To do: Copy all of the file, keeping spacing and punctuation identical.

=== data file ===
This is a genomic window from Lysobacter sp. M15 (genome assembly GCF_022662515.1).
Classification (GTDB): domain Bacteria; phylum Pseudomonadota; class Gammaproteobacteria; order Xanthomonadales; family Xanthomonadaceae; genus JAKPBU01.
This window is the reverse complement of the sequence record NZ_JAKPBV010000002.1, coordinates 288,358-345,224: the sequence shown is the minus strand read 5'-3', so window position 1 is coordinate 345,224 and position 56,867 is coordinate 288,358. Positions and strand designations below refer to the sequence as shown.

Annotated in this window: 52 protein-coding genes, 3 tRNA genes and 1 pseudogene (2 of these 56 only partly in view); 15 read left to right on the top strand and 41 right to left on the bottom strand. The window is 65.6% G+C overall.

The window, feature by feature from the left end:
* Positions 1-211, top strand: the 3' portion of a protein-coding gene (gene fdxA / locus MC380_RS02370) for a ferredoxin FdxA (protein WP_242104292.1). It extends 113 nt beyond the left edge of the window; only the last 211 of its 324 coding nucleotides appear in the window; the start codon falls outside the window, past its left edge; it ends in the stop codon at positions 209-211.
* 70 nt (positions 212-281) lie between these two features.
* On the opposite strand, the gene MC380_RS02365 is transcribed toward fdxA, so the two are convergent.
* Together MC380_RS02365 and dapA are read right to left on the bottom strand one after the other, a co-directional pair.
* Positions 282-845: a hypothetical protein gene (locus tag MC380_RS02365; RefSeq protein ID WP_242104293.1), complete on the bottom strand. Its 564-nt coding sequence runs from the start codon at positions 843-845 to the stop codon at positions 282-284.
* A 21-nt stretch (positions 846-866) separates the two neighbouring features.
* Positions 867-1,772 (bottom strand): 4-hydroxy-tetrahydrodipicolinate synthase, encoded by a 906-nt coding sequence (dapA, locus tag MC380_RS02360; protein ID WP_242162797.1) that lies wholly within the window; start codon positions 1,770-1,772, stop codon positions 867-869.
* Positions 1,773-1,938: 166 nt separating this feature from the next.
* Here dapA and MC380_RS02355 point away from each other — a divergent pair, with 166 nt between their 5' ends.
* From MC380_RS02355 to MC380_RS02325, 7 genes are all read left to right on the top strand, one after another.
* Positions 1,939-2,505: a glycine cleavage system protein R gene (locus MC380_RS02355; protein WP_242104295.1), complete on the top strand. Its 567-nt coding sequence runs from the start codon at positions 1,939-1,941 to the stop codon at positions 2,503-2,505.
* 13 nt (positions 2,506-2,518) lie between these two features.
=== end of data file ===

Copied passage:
This is a genomic window from Lysobacter sp. M15 (genome assembly GCF_022662515.1).
Classification (GTDB): domain Bacteria; phylum Pseudomonadota; class Gammaproteobacteria; order Xanthomonadales; family Xanthomonadaceae; genus JAKPBU01.
This window is the reverse complement of the sequence record NZ_JAKPBV010000002.1, coordinates 288,358-345,224: the sequence shown is the minus strand read 5'-3', so window position 1 is coordinate 345,224 and position 56,867 is coordinate 288,358. Positions and strand designations below refer to the sequence as shown.

Annotated in this window: 52 protein-coding genes, 3 tRNA genes and 1 pseudogene (2 of these 56 only partly in view); 15 read left to right on the top strand and 41 right to left on the bottom strand. The window is 65.6% G+C overall.

The window, feature by feature from the left end:
* Positions 1-211, top strand: the 3' portion of a protein-coding gene (gene fdxA / locus MC380_RS02370) for a ferredoxin FdxA (protein WP_242104292.1). It extends 113 nt beyond the left edge of the window; only the last 211 of its 324 coding nucleotides appear in the window; the start codon falls outside the window, past its left edge; it ends in the stop codon at positions 209-211.
* 70 nt (positions 212-281) lie between these two features.
* On the opposite strand, the gene MC380_RS02365 is transcribed toward fdxA, so the two are convergent.
* Together MC380_RS02365 and dapA are read right to left on the bottom strand one after the other, a co-directional pair.
* Positions 282-845: a hypothetical protein gene (locus tag MC380_RS02365; RefSeq protein ID WP_242104293.1), complete on the bottom strand. Its 564-nt coding sequence runs from the start codon at positions 843-845 to the stop codon at positions 282-284.
* A 21-nt stretch (positions 846-866) separates the two neighbouring features.
* Positions 867-1,772 (bottom strand): 4-hydroxy-tetrahydrodipicolinate synthase, encoded by a 906-nt coding sequence (dapA, locus tag MC380_RS02360; protein ID WP_242162797.1) that lies wholly within the window; start codon positions 1,770-1,772, stop codon positions 867-869.
* Positions 1,773-1,938: 166 nt separating this feature from the next.
* Here dapA and MC380_RS02355 point away from each other — a divergent pair, with 166 nt between their 5' ends.
* From MC380_RS02355 to MC380_RS02325, 7 genes are all read left to right on the top strand, one after another.
* Positions 1,939-2,505: a glycine cleavage system protein R gene (locus MC380_RS02355; protein WP_242104295.1), complete on the top strand. Its 567-nt coding sequence runs from the start codon at positions 1,939-1,941 to the stop codon at positions 2,503-2,505.
* 13 nt (positions 2,506-2,518) lie between these two features.